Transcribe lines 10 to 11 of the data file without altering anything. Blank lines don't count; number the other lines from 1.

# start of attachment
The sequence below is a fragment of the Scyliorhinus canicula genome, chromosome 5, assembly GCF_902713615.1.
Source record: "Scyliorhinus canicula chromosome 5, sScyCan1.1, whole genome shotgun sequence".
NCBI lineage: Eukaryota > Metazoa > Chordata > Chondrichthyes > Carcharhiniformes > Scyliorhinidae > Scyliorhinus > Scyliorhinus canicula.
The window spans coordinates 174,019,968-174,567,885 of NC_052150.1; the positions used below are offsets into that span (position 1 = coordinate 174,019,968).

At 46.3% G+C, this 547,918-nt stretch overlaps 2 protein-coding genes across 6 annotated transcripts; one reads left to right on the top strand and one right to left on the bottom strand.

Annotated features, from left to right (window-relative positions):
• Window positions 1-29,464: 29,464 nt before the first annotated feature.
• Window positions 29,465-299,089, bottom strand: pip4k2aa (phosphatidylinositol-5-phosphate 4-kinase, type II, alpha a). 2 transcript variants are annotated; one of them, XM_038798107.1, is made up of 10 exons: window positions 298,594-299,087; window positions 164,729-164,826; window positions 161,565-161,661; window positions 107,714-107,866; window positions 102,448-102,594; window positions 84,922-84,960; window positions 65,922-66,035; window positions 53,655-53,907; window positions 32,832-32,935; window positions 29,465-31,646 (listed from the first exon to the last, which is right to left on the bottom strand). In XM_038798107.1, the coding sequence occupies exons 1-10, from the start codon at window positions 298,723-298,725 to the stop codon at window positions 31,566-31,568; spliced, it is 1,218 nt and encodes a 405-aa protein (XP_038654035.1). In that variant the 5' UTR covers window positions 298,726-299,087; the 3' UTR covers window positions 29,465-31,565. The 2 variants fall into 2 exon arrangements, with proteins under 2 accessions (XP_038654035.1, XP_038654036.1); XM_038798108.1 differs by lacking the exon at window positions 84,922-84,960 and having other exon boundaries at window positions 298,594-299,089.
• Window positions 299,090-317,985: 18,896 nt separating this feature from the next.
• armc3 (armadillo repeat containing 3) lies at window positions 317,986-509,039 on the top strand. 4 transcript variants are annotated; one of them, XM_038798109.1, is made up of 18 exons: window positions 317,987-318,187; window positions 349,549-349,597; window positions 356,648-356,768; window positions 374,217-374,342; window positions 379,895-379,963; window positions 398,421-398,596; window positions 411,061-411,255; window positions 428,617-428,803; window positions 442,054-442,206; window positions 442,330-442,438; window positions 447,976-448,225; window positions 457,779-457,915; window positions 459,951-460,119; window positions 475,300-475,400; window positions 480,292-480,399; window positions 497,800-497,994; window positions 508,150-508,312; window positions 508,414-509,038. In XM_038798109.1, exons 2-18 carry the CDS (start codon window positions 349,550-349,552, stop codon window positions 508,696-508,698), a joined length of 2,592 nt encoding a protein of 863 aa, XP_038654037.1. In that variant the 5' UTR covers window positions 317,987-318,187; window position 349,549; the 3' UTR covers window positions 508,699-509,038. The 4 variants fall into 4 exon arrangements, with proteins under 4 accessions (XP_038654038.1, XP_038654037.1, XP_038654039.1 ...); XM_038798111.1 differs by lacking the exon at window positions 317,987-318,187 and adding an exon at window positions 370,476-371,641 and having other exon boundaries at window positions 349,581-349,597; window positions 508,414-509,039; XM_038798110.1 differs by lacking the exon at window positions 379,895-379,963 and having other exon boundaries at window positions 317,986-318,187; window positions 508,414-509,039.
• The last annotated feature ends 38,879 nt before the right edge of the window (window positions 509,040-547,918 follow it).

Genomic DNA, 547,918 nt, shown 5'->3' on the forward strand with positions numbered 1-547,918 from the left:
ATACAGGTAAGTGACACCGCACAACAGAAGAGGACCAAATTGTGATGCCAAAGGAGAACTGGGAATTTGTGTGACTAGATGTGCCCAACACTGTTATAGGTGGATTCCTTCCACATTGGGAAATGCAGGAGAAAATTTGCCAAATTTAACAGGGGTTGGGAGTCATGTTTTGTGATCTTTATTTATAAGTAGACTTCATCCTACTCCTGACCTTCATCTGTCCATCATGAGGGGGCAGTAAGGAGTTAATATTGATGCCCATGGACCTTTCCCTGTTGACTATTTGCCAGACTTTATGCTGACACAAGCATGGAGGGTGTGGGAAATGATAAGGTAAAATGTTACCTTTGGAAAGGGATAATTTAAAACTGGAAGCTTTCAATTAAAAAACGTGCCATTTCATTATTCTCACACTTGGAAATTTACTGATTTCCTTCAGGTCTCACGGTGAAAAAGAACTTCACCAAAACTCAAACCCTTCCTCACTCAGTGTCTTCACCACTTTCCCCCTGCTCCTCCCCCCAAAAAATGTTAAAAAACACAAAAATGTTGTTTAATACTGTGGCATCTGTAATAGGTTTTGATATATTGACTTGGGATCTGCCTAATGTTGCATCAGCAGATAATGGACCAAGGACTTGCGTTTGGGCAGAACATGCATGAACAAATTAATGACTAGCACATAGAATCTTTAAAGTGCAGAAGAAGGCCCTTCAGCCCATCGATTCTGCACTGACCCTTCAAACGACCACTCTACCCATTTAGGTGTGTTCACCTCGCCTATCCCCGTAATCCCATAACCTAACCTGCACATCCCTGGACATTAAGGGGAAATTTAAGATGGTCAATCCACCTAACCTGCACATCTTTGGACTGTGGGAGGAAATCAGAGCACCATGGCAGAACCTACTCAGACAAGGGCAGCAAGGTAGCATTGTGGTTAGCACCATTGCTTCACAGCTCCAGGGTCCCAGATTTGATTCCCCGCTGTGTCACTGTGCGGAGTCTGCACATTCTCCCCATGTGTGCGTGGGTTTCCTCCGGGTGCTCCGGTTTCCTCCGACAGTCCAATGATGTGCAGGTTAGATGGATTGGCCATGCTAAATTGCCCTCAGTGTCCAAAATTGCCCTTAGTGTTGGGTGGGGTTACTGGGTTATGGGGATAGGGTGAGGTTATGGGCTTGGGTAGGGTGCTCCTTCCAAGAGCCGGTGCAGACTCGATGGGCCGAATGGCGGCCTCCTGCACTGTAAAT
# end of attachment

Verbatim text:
• armc3 (armadillo repeat containing 3) lies at window positions 317,986-509,039 on the top strand. 4 transcript variants are annotated; one of them, XM_038798109.1, is made up of 18 exons: window positions 317,987-318,187; window positions 349,549-349,597; window positions 356,648-356,768; window positions 374,217-374,342; window positions 379,895-379,963; window positions 398,421-398,596; window positions 411,061-411,255; window positions 428,617-428,803; window positions 442,054-442,206; window positions 442,330-442,438; window positions 447,976-448,225; window positions 457,779-457,915; window positions 459,951-460,119; window positions 475,300-475,400; window positions 480,292-480,399; window positions 497,800-497,994; window positions 508,150-508,312; window positions 508,414-509,038. In XM_038798109.1, exons 2-18 carry the CDS (start codon window positions 349,550-349,552, stop codon window positions 508,696-508,698), a joined length of 2,592 nt encoding a protein of 863 aa, XP_038654037.1. In that variant the 5' UTR covers window positions 317,987-318,187; window position 349,549; the 3' UTR covers window positions 508,699-509,038. The 4 variants fall into 4 exon arrangements, with proteins under 4 accessions (XP_038654038.1, XP_038654037.1, XP_038654039.1 ...); XM_038798111.1 differs by lacking the exon at window positions 317,987-318,187 and adding an exon at window positions 370,476-371,641 and having other exon boundaries at window positions 349,581-349,597; window positions 508,414-509,039; XM_038798110.1 differs by lacking the exon at window positions 379,895-379,963 and having other exon boundaries at window positions 317,986-318,187; window positions 508,414-509,039.
• The last annotated feature ends 38,879 nt before the right edge of the window (window positions 509,040-547,918 follow it).